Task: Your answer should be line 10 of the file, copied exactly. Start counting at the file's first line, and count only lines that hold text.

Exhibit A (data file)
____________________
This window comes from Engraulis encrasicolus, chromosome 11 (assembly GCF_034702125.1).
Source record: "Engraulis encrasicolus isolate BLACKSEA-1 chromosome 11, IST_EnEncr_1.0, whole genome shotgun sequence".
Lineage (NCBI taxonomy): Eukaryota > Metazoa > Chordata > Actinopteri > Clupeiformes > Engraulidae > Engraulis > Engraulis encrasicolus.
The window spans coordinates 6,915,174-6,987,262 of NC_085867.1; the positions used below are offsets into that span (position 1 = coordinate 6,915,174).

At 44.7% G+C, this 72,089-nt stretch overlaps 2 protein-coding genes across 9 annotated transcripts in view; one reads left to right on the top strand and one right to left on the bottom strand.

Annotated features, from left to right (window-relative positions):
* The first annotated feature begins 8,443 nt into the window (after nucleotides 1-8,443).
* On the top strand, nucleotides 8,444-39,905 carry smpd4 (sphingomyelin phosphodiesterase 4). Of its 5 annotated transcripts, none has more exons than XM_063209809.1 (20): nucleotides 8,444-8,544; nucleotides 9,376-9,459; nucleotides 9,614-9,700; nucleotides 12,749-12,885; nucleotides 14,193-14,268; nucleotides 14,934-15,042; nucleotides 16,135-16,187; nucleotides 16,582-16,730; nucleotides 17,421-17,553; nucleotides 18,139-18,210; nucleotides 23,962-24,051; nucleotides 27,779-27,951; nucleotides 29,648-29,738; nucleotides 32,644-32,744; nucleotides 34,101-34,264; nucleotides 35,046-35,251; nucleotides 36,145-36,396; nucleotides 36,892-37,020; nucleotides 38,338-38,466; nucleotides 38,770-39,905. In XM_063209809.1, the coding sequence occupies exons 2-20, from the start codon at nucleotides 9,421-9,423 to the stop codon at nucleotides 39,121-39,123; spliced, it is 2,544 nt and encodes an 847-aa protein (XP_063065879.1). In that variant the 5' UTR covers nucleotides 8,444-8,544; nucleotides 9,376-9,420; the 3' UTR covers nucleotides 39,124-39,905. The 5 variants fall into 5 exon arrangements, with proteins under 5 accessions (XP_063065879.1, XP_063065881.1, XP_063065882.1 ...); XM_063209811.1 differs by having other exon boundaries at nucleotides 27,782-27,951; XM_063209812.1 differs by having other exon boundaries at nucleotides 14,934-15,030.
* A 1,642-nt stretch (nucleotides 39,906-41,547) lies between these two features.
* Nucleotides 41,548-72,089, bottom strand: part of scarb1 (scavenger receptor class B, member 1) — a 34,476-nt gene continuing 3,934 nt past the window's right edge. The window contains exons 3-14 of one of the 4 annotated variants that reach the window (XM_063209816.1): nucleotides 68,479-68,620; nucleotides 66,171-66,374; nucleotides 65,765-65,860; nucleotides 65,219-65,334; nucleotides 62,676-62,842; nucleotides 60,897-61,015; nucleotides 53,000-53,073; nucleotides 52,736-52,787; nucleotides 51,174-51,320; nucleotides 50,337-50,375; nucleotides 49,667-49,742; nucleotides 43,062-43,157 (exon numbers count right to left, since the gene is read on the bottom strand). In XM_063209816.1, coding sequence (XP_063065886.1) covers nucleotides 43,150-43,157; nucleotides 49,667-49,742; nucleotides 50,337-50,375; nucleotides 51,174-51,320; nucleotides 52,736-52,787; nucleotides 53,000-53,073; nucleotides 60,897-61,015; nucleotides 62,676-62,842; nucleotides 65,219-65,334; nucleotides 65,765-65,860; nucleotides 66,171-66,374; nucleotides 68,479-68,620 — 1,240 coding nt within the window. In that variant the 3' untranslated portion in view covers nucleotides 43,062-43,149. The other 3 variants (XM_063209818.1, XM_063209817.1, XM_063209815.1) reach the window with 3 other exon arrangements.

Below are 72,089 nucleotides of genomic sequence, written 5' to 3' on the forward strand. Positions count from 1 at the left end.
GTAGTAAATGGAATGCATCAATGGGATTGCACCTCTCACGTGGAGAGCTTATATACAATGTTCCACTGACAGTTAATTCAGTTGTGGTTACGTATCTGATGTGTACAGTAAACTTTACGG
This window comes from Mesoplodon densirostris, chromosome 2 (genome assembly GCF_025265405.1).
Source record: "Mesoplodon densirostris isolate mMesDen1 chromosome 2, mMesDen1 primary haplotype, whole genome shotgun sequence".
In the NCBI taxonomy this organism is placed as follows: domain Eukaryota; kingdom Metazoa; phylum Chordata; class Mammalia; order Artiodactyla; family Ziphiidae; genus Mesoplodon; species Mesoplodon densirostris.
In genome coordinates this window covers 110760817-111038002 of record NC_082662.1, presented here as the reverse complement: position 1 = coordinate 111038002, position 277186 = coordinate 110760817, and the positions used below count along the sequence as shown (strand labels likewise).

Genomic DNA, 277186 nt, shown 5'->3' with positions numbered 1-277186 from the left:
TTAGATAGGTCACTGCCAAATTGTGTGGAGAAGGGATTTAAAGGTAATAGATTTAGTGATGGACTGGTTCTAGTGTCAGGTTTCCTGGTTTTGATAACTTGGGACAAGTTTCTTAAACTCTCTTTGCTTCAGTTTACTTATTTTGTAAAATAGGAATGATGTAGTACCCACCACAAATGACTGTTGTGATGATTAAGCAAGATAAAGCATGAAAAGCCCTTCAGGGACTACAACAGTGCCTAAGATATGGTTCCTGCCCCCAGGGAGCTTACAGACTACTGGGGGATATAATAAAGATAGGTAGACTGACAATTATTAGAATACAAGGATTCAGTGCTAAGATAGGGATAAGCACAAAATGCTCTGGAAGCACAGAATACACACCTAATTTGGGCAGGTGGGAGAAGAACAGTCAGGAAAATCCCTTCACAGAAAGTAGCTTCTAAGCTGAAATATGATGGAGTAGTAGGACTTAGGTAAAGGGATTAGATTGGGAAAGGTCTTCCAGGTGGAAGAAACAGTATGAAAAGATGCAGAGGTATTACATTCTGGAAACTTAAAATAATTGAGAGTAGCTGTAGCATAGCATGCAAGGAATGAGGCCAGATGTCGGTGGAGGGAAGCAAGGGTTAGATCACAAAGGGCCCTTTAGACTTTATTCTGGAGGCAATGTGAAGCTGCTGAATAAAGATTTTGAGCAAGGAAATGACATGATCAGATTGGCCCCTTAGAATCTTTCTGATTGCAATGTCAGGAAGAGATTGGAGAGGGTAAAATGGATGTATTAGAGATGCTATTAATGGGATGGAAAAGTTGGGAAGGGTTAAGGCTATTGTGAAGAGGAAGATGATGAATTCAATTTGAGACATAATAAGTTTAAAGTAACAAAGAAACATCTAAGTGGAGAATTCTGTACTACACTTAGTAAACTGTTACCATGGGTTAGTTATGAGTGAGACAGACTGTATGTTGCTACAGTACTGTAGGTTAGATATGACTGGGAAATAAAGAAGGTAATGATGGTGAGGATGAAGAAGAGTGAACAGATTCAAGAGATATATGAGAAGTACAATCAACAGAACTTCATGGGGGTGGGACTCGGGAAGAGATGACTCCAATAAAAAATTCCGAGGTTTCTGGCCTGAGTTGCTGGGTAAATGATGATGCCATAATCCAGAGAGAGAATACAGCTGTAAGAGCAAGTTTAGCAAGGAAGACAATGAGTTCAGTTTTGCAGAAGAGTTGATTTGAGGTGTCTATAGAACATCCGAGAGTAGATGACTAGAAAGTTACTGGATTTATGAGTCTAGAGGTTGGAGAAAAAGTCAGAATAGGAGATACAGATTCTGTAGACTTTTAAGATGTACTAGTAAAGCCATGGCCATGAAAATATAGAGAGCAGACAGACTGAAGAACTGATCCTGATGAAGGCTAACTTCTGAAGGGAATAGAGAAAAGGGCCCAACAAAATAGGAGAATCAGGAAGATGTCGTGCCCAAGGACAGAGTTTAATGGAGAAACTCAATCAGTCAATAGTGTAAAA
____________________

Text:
* Nucleotides 41,548-72,089, bottom strand: part of scarb1 (scavenger receptor class B, member 1) — a 34,476-nt gene continuing 3,934 nt past the window's right edge. The window contains exons 3-14 of one of the 4 annotated variants that reach the window (XM_063209816.1): nucleotides 68,479-68,620; nucleotides 66,171-66,374; nucleotides 65,765-65,860; nucleotides 65,219-65,334; nucleotides 62,676-62,842; nucleotides 60,897-61,015; nucleotides 53,000-53,073; nucleotides 52,736-52,787; nucleotides 51,174-51,320; nucleotides 50,337-50,375; nucleotides 49,667-49,742; nucleotides 43,062-43,157 (exon numbers count right to left, since the gene is read on the bottom strand). In XM_063209816.1, coding sequence (XP_063065886.1) covers nucleotides 43,150-43,157; nucleotides 49,667-49,742; nucleotides 50,337-50,375; nucleotides 51,174-51,320; nucleotides 52,736-52,787; nucleotides 53,000-53,073; nucleotides 60,897-61,015; nucleotides 62,676-62,842; nucleotides 65,219-65,334; nucleotides 65,765-65,860; nucleotides 66,171-66,374; nucleotides 68,479-68,620 — 1,240 coding nt within the window. In that variant the 3' untranslated portion in view covers nucleotides 43,062-43,149. The other 3 variants (XM_063209818.1, XM_063209817.1, XM_063209815.1) reach the window with 3 other exon arrangements.